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Similarity-based competition in relative clause production and comprehension

Humphreys, Gina, Mirkovic, Jelena and Gennari, Silvia (2016) Similarity-based competition in relative clause production and comprehension. Journal of Memory and Language, 89. pp. 200-221.

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This work investigates the role of semantic similarity in sentence production and comprehension. Previous research suggests that animacy and conceptual similarity of the noun concepts within complex descriptive phrases modulate structural preferences in production, and processing cost in comprehension. For example, animate-head phrases such as the girl that the boy is pulling are rare in production and more difficult to understand in comprehension. In contrast, phrases with passive clauses such as the girl being pulled by the boy are commonly produced and more easily understood, as are inanimate-head structures such as the truck the boy is pulling. In three picture-based studies, we examined the mechanisms underlying semantic similarity effects in producing and comprehending these phrases. Study 1 investigated structural preferences in production, whereas Study 2 investigated processing cost in comprehension. Study 3 used eye-tracking to examine the time-course of production processes. The results showed that semantic similarity elicited competition during phrase planning, influenced the choice of syntactic structure in production, and engendered comprehension difficulty in animate-head active configurations. Structural preferences, fixation probabilities reflecting production planning processes and comprehension cost significantly correlated with measures of conceptual similarity across the three studies. We argue that similarity-based competition modulates sentence production and comprehension processes when verbs are planned or interpreted, i.e., when event-based semantic or syntactic roles are determined. In addition to task-specific processes, we suggest that a similar and shared semantic competition mechanism underlies both production and comprehension, a view consistent with existing evidence for common brain regions recruited in both tasks.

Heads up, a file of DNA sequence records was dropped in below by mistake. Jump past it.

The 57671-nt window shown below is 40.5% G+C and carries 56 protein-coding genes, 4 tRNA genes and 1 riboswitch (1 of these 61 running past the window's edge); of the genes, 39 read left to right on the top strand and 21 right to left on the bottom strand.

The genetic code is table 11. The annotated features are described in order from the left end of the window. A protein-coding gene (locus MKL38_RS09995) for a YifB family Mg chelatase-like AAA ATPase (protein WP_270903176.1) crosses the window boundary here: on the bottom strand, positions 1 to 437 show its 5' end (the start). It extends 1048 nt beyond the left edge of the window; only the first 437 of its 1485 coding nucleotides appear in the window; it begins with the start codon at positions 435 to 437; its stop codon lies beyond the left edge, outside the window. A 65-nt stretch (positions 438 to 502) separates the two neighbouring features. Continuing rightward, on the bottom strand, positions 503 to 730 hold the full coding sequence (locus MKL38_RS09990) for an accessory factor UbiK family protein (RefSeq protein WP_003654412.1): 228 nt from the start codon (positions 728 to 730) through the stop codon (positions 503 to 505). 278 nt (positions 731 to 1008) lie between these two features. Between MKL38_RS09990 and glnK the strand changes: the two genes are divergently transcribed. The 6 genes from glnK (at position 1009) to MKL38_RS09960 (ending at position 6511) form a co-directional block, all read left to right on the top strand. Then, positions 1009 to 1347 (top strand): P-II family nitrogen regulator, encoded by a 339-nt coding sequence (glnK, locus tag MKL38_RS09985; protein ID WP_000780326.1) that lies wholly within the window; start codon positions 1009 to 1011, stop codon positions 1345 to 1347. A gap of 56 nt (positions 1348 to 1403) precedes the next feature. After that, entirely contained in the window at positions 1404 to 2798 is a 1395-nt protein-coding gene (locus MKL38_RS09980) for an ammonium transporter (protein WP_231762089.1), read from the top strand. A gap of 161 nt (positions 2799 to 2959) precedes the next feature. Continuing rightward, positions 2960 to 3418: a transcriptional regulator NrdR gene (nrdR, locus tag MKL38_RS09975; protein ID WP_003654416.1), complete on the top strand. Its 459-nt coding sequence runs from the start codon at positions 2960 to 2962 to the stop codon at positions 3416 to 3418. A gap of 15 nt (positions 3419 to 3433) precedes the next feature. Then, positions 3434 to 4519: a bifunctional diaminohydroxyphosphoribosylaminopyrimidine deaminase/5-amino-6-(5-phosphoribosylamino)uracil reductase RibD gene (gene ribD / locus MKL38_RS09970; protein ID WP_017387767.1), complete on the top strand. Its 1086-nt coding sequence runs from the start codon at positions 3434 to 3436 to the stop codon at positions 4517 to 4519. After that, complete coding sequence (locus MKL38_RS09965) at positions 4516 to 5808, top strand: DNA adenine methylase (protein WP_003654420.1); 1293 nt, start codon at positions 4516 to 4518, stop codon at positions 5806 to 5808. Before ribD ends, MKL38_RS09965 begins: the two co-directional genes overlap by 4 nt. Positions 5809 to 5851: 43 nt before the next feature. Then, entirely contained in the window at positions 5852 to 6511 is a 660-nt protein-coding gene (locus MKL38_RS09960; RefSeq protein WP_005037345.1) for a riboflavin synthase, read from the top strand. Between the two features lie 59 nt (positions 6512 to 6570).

Item Type: Article
Status: Published
DOI: https://doi.org/10.1016/j.jml.2015.12.007
Subjects: B Philosophy. Psychology. Religion > BF Psychology
P Language and Literature > P Philology. Linguistics
School/Department: School of Education, Language and Psychology
URI: https://ray.yorksj.ac.uk/id/eprint/1643

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